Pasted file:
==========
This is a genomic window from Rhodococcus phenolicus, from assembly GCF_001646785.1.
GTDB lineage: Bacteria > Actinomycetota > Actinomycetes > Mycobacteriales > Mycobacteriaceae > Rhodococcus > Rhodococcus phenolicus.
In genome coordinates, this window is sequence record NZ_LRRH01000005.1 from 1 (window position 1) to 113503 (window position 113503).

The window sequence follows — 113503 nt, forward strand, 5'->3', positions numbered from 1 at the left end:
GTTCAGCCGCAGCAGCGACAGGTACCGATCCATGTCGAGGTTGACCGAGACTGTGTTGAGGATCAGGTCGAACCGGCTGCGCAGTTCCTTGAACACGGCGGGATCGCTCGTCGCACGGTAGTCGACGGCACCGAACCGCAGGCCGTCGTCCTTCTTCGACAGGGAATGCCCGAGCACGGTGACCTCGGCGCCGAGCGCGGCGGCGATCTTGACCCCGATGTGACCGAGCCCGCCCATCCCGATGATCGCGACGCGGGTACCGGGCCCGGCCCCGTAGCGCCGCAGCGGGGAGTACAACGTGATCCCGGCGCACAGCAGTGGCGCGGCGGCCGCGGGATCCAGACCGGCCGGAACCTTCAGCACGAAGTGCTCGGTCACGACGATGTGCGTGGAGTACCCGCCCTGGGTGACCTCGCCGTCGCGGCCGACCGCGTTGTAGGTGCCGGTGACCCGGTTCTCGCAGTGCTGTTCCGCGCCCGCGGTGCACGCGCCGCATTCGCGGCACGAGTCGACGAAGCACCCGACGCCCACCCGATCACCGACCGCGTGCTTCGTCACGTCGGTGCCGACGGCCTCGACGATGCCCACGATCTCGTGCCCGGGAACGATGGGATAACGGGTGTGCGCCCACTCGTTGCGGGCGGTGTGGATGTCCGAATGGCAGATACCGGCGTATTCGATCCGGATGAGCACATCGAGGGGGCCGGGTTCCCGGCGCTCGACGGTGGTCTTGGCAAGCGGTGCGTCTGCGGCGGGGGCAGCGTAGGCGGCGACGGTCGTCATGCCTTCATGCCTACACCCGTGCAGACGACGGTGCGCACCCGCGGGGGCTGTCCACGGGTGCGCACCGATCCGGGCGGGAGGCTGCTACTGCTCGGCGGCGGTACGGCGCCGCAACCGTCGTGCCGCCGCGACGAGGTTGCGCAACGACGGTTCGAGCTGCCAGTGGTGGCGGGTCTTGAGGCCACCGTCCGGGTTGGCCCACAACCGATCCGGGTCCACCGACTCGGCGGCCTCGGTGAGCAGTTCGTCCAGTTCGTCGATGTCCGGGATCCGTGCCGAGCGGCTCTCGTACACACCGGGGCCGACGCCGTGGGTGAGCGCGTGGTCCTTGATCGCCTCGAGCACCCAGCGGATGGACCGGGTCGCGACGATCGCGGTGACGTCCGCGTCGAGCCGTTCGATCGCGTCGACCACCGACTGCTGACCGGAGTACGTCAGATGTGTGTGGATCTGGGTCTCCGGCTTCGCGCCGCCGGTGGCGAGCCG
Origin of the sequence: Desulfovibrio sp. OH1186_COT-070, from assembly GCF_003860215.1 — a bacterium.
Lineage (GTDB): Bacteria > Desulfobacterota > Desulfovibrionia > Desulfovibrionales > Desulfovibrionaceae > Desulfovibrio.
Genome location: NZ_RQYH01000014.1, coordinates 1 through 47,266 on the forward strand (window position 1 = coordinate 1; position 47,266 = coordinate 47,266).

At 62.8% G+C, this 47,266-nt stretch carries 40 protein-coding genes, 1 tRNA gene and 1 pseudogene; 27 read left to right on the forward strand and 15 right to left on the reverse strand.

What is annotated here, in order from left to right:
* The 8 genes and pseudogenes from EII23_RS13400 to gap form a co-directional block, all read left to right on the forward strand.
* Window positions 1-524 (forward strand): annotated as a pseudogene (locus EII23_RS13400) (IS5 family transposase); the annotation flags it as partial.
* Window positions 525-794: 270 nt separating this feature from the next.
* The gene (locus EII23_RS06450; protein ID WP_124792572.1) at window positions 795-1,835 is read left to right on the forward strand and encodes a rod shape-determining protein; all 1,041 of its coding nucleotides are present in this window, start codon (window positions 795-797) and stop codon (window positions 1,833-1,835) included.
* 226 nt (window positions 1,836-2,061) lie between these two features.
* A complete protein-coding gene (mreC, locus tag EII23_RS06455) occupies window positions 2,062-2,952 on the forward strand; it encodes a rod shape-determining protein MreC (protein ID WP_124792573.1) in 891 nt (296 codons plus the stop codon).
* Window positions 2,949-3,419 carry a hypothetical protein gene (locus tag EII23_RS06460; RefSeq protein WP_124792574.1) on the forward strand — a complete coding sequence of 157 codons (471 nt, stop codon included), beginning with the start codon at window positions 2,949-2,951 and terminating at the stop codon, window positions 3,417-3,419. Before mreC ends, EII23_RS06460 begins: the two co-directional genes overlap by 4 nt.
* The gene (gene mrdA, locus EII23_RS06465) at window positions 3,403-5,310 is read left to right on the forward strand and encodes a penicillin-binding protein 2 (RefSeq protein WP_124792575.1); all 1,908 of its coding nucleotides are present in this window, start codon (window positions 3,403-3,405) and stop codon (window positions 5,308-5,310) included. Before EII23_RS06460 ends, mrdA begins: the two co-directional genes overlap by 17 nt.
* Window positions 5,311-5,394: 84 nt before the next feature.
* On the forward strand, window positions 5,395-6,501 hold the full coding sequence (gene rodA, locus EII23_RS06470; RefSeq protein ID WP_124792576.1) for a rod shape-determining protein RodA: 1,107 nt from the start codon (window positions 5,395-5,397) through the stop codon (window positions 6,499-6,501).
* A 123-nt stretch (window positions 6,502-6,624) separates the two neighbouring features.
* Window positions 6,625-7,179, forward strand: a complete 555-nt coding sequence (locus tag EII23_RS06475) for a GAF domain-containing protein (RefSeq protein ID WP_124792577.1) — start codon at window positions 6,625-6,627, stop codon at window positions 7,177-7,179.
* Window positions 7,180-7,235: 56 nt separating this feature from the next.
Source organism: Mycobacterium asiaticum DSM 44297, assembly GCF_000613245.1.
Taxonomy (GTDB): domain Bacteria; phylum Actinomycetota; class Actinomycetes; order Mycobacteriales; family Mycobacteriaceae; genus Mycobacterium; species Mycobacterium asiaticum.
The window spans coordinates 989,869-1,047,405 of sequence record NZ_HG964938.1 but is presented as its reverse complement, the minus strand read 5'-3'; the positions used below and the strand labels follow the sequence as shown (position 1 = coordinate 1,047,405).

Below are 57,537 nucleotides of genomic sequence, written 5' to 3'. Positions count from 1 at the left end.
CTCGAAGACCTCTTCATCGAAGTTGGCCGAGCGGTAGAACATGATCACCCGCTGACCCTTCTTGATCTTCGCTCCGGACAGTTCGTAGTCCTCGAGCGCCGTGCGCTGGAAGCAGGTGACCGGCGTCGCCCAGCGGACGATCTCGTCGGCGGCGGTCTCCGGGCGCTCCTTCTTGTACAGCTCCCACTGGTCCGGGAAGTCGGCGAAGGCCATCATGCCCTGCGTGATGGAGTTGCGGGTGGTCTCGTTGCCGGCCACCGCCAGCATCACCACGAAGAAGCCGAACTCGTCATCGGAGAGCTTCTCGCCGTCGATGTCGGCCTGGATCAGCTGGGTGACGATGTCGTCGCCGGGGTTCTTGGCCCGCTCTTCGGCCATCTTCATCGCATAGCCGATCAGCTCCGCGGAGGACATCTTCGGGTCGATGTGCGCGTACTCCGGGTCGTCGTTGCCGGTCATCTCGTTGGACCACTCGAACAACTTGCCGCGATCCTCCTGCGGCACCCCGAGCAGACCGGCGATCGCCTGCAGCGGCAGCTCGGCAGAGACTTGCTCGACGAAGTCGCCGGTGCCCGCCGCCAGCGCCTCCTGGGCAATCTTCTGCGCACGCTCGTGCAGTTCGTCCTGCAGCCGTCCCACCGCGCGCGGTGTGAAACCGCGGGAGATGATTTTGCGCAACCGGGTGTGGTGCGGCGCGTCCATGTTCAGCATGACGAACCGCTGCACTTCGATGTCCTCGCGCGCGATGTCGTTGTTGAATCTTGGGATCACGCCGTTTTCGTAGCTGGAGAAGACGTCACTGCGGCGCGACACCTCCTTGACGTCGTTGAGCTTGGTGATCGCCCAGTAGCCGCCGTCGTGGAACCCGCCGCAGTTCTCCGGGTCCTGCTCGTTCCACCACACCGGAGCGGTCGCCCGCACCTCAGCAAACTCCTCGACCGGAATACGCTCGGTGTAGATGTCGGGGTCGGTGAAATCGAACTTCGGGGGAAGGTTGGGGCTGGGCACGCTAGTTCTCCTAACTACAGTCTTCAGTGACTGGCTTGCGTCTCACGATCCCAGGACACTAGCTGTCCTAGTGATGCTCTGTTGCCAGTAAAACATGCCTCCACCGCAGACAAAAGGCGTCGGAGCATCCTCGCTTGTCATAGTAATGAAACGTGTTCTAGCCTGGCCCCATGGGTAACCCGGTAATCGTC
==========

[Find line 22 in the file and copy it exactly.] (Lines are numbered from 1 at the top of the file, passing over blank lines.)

* Window positions 6,625-7,179, forward strand: a complete 555-nt coding sequence (locus tag EII23_RS06475) for a GAF domain-containing protein (RefSeq protein ID WP_124792577.1) — start codon at window positions 6,625-6,627, stop codon at window positions 7,177-7,179.